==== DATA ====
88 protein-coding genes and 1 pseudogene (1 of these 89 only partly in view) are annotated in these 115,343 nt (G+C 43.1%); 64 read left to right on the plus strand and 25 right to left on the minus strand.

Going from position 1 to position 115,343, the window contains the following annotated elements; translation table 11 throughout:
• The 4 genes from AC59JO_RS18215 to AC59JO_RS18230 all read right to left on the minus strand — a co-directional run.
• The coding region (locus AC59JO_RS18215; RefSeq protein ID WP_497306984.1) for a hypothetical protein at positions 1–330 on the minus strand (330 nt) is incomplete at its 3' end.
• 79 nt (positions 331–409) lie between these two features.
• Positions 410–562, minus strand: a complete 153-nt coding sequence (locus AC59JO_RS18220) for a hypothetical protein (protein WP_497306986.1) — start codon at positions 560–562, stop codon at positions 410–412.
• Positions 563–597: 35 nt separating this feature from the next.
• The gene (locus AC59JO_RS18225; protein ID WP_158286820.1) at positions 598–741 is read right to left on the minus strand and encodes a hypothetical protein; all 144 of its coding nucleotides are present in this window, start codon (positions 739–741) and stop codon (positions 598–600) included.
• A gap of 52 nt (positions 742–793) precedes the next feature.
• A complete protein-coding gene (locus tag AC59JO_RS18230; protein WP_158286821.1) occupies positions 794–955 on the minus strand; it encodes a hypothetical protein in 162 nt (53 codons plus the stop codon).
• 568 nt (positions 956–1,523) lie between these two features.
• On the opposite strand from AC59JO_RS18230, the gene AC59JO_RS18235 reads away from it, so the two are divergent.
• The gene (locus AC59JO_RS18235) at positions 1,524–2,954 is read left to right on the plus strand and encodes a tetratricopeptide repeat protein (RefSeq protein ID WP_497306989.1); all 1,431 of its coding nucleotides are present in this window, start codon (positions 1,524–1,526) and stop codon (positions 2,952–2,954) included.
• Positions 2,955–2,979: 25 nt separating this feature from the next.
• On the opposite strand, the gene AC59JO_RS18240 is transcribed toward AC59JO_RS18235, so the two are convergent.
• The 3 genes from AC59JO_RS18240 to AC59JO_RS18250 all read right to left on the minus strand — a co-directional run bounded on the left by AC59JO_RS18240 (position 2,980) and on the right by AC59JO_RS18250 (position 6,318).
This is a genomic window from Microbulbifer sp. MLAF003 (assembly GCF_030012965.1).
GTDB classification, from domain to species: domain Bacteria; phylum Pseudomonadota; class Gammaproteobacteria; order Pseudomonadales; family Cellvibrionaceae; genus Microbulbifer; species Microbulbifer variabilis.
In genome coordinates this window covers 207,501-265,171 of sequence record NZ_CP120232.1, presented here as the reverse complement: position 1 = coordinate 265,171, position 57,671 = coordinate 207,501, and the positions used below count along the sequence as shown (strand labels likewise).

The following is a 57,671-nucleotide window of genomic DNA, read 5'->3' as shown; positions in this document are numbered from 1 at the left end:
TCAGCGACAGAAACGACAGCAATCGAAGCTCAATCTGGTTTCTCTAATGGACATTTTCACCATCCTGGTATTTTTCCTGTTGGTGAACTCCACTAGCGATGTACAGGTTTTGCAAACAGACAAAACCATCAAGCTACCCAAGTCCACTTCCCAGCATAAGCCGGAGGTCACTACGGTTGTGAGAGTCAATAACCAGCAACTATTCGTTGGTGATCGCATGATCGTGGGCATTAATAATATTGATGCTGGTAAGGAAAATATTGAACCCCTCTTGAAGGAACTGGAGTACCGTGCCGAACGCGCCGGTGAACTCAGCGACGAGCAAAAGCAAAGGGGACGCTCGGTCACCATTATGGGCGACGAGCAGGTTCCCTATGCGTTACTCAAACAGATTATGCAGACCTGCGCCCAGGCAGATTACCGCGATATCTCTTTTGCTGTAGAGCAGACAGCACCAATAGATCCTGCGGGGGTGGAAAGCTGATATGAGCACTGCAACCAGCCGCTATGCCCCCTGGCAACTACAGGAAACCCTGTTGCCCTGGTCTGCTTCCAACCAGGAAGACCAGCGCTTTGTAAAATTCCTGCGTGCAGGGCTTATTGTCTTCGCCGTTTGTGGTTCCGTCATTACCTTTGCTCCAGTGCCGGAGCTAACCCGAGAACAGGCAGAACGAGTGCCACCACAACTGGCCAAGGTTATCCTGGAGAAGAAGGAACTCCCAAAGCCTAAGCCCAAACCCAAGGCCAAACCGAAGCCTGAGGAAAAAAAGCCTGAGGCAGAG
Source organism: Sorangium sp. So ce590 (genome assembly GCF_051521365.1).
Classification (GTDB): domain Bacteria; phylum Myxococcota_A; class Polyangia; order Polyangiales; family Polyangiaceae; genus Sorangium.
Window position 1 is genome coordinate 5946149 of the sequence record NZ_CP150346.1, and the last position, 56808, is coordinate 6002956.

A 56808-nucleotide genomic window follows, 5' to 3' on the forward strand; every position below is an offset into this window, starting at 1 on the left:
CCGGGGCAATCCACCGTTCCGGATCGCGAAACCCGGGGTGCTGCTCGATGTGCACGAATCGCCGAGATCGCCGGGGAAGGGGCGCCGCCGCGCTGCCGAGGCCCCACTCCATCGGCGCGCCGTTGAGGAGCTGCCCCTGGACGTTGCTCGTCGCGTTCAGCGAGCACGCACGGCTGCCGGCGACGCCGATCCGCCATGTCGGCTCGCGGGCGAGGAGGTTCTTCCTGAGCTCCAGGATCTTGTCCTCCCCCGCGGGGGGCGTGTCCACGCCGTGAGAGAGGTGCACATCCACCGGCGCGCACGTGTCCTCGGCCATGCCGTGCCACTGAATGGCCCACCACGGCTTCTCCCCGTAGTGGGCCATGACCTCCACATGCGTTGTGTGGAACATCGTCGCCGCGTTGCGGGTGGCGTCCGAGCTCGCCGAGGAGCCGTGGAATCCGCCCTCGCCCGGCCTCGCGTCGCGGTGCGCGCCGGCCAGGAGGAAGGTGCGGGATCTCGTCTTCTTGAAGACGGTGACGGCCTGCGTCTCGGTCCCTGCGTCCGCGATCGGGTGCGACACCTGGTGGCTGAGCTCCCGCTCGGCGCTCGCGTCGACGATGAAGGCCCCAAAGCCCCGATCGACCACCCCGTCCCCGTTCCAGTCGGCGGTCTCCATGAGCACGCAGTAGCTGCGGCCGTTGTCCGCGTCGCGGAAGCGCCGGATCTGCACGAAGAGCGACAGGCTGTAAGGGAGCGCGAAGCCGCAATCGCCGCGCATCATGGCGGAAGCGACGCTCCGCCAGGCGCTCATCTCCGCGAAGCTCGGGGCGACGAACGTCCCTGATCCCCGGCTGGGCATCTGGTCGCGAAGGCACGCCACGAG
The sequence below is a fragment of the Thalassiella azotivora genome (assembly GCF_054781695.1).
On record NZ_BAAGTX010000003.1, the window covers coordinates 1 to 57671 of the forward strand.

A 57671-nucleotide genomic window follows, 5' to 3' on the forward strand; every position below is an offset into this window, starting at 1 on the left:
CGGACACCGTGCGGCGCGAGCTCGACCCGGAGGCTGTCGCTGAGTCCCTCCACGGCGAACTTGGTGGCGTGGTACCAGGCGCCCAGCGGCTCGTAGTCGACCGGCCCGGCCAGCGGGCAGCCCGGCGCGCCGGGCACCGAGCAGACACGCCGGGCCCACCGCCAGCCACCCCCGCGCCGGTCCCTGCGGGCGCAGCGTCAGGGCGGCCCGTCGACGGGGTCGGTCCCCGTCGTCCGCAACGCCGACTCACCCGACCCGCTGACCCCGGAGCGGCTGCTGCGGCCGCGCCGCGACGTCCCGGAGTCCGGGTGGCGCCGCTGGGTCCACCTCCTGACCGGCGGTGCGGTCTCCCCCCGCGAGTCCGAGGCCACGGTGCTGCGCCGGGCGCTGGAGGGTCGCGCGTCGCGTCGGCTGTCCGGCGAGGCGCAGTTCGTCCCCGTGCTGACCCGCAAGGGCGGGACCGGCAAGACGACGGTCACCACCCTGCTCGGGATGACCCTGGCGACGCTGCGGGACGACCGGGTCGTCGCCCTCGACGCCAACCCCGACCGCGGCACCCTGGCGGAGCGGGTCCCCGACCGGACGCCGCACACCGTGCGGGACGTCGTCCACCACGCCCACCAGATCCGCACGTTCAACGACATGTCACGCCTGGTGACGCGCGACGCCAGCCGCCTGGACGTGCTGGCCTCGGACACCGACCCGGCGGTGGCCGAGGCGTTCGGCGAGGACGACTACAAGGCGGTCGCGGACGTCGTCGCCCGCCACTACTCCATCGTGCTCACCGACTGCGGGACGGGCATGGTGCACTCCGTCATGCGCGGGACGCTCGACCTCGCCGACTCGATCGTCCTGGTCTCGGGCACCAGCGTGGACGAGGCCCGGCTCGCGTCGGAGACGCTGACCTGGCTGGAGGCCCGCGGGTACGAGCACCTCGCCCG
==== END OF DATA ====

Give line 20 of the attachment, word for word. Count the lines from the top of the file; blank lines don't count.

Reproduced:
The following is a 57,671-nucleotide window of genomic DNA, read 5'->3' as shown; positions in this document are numbered from 1 at the left end: